NACIS Meeting 2008/MapGiving

NACIS 2008
Last week I was in Missoula, Montana at the annual NACIS Meeting.  The meeting is one of my favorite events of the year, bringing together so many cartographers in one place.  Every year I look forward to seeing the awesome people that are a part of this organization, and it always feels like “old home week.”

The meeting is a 3 day event, with the first day dedicated to “Practical Cartography Day” which showcased software demos and presentations about the processes of actually creating maps.  For the 2009 meeting in Sacramento, I will be coordinating the PCD session along with Neil Allen of Allan Cartography.  The sessions on days 2 and 3 are papers and presentations with typically a more theoretical approach, with lots of interesting topics.

This year I went a day early to participate in the MapGiving event, a 12-hour map-a-thon where 2 teams produced maps pro-bono for the Hank Aaron State Trail in Milwaukee, Wisconsin.  I was the captain of the team producing the interactive version of the map, along with Jim Meacham (Univ. or Oregon InfoGraphics Lab), Jeremy White ( and a grad student at the Univ. of Wisconsin), and Nat Case (Hedberg Maps).

We started at 4pm on Tuesday afternoon with a briefing from the folks at Friends of the Hank Aaron State Trail and then dove in to make a trail map.  Nat cooridinated with the other team of cartographers, charged with making a print map, and helped us share their data resources.  Jim and I focused on the UI for the interactive portion as well as the visual design of the map.  Jeremy focused on the Flash code for the map, and was very focused throughout the night.  By about 2AM, Jim and I had completed the map design and handed it off to Jeremy to integrate.  Officially the event was supposed to end at 4AM, but Jeremy continued to work through the night until 7AM to squash the last bugs in the Flash piece.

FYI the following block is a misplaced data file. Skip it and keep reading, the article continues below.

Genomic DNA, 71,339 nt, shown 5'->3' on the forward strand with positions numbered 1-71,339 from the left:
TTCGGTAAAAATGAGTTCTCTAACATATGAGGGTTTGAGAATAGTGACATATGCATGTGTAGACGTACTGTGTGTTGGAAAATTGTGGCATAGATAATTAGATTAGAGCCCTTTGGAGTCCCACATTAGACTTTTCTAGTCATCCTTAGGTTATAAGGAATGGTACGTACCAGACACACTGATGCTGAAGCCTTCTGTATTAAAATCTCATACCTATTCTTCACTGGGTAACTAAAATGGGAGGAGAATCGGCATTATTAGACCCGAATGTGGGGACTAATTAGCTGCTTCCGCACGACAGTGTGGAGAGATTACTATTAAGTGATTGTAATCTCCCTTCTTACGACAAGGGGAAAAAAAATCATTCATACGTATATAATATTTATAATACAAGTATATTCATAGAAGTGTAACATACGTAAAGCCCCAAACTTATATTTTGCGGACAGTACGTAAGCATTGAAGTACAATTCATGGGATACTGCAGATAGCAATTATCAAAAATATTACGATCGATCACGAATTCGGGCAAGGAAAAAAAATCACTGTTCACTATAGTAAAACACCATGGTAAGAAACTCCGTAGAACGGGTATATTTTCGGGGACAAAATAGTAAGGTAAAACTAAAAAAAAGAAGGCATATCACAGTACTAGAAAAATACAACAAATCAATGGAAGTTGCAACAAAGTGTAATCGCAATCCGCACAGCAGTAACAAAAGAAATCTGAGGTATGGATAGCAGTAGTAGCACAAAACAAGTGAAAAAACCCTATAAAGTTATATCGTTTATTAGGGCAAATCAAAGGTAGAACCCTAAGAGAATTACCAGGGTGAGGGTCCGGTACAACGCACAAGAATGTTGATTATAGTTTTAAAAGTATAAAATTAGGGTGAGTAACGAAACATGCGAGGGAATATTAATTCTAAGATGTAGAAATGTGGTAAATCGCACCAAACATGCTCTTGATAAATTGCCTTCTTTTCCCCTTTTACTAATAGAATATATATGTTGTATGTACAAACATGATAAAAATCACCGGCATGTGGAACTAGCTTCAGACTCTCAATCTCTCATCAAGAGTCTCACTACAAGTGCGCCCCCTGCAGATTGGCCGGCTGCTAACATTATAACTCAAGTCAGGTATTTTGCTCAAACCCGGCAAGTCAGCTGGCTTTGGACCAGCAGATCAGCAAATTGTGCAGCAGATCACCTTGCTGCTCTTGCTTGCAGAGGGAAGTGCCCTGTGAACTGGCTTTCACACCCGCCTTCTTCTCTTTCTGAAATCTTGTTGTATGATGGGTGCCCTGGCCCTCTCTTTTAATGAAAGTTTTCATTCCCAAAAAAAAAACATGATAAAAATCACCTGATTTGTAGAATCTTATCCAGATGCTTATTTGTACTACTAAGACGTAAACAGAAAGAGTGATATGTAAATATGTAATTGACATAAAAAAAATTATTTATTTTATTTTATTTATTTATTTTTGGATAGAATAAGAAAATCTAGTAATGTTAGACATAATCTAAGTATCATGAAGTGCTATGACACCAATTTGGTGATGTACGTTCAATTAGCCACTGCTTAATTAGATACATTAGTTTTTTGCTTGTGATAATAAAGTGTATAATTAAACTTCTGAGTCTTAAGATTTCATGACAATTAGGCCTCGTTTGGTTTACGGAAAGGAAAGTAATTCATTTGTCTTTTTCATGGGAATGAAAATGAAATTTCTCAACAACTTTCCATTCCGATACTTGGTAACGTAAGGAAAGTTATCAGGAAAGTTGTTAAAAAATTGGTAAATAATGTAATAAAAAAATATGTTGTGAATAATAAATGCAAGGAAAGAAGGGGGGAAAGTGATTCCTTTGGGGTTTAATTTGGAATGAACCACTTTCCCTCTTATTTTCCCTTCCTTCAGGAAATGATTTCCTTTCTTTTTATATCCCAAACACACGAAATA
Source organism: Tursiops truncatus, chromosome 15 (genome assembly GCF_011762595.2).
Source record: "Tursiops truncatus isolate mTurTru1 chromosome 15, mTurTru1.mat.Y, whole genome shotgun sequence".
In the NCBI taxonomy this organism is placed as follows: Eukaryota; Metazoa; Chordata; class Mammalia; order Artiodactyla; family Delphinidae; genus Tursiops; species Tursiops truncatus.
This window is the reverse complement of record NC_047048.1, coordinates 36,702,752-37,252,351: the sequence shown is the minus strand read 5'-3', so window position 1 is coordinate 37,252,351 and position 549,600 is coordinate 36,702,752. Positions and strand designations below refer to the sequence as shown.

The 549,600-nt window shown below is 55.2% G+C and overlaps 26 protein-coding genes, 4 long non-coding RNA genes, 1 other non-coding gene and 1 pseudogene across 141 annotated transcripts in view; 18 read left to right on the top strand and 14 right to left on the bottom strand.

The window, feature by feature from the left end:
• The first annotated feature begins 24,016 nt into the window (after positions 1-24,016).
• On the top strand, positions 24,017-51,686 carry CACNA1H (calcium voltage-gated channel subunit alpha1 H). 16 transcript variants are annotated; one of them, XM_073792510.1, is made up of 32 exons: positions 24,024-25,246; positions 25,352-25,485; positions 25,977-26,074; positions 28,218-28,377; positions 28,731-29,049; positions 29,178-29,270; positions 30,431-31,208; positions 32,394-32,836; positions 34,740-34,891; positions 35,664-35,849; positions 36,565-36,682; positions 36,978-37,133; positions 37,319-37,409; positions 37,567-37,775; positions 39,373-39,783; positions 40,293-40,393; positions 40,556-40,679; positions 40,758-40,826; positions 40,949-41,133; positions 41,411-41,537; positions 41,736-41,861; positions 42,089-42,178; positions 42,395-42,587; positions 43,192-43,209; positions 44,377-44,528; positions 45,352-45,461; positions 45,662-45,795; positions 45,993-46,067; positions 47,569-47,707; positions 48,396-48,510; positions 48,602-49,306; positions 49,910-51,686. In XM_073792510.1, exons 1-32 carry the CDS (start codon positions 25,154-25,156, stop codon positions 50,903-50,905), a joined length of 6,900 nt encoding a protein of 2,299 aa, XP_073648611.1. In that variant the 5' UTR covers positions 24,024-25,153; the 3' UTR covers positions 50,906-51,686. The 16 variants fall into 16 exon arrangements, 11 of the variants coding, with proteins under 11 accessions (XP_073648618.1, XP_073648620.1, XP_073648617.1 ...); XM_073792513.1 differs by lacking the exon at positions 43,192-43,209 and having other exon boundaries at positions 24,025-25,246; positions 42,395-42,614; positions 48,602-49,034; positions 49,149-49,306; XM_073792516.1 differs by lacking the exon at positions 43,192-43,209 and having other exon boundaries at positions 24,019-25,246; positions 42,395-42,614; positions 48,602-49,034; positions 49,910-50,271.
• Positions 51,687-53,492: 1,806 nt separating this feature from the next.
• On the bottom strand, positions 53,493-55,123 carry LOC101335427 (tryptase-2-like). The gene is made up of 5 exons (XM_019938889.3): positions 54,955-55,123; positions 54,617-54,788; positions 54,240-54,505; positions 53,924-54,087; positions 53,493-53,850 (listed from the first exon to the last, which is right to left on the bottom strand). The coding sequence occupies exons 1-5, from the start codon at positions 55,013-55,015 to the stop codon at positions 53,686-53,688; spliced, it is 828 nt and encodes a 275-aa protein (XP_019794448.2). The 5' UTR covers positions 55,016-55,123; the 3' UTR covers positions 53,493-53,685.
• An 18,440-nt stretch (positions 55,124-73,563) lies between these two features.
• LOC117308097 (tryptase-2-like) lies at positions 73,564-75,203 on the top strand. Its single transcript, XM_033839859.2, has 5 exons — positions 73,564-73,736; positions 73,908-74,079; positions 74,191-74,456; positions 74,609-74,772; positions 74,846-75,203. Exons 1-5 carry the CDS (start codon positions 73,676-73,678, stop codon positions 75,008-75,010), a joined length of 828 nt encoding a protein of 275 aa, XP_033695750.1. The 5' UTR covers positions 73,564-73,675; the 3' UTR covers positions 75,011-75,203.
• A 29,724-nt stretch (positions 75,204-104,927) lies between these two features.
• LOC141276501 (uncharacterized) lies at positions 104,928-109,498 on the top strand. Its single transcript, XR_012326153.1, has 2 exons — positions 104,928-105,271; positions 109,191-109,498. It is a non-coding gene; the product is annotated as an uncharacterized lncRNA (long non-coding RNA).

The MapGiving organizers, Lou Cross (Florida State University) and Tanya Buckingham (XNR Productions), live-blogged the event through the night.  The event was even covered by the local news media, including this video.

All in all it was a great experience.  I got to collaborate with some greate cartographers, help out a needy organization, and promote MapGiving which is a new endeavor but one with lots of promise.  Going forward I think this type of event will need to evolve.  The 12 hour marathon was fun, but I am afraid the quality of the maps suffered to some degree as we did not have enough time to properly research the trail and prepare the data. On the other hand, I was amazed at how well we were all able to pull together the maps given the time frame and state of the data.

The timing of the event into the wee hours before the rest of the conference made all of us a bit wiped out the rest of the week, but I’m sure many cartographers will be willing to donate their time, but in a more one-on-one setting.  I certainly would.

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